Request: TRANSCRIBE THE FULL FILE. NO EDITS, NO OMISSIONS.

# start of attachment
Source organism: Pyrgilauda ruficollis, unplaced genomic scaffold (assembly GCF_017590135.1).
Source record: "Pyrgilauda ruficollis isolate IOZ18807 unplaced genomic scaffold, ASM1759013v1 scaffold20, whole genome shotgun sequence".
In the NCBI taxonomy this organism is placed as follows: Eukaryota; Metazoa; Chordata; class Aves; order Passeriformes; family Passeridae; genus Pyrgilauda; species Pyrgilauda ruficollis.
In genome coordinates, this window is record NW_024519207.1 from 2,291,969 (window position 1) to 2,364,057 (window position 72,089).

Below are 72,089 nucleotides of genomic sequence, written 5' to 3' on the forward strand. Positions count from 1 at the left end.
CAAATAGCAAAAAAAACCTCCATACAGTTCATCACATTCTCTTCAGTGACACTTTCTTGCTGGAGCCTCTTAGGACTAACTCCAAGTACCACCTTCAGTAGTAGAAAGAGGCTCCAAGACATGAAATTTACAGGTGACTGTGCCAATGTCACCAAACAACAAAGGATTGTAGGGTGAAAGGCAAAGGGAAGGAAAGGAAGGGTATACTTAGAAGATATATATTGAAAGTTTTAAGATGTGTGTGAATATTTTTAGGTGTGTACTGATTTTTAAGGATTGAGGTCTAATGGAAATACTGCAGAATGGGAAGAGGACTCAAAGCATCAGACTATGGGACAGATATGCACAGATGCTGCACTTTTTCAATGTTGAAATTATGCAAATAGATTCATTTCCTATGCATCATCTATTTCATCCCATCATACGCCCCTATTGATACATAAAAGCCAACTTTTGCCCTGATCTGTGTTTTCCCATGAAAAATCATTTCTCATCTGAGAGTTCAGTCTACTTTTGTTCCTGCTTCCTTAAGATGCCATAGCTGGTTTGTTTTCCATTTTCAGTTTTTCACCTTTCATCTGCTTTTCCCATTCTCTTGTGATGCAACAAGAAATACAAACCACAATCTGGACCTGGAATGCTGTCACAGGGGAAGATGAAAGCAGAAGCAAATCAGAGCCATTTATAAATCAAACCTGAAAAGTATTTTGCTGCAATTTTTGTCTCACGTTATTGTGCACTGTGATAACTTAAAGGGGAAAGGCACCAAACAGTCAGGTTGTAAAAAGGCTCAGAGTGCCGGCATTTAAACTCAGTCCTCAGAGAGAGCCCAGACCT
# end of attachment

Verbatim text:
Source organism: Pyrgilauda ruficollis, unplaced genomic scaffold (assembly GCF_017590135.1).
Source record: "Pyrgilauda ruficollis isolate IOZ18807 unplaced genomic scaffold, ASM1759013v1 scaffold20, whole genome shotgun sequence".
In the NCBI taxonomy this organism is placed as follows: Eukaryota; Metazoa; Chordata; class Aves; order Passeriformes; family Passeridae; genus Pyrgilauda; species Pyrgilauda ruficollis.
In genome coordinates, this window is record NW_024519207.1 from 2,291,969 (window position 1) to 2,364,057 (window position 72,089).

Below are 72,089 nucleotides of genomic sequence, written 5' to 3' on the forward strand. Positions count from 1 at the left end.
CAAATAGCAAAAAAAACCTCCATACAGTTCATCACATTCTCTTCAGTGACACTTTCTTGCTGGAGCCTCTTAGGACTAACTCCAAGTACCACCTTCAGTAGTAGAAAGAGGCTCCAAGACATGAAATTTACAGGTGACTGTGCCAATGTCACCAAACAACAAAGGATTGTAGGGTGAAAGGCAAAGGGAAGGAAAGGAAGGGTATACTTAGAAGATATATATTGAAAGTTTTAAGATGTGTGTGAATATTTTTAGGTGTGTACTGATTTTTAAGGATTGAGGTCTAATGGAAATACTGCAGAATGGGAAGAGGACTCAAAGCATCAGACTATGGGACAGATATGCACAGATGCTGCACTTTTTCAATGTTGAAATTATGCAAATAGATTCATTTCCTATGCATCATCTATTTCATCCCATCATACGCCCCTATTGATACATAAAAGCCAACTTTTGCCCTGATCTGTGTTTTCCCATGAAAAATCATTTCTCATCTGAGAGTTCAGTCTACTTTTGTTCCTGCTTCCTTAAGATGCCATAGCTGGTTTGTTTTCCATTTTCAGTTTTTCACCTTTCATCTGCTTTTCCCATTCTCTTGTGATGCAACAAGAAATACAAACCACAATCTGGACCTGGAATGCTGTCACAGGGGAAGATGAAAGCAGAAGCAAATCAGAGCCATTTATAAATCAAACCTGAAAAGTATTTTGCTGCAATTTTTGTCTCACGTTATTGTGCACTGTGATAACTTAAAGGGGAAAGGCACCAAACAGTCAGGTTGTAAAAAGGCTCAGAGTGCCGGCATTTAAACTCAGTCCTCAGAGAGAGCCCAGACCT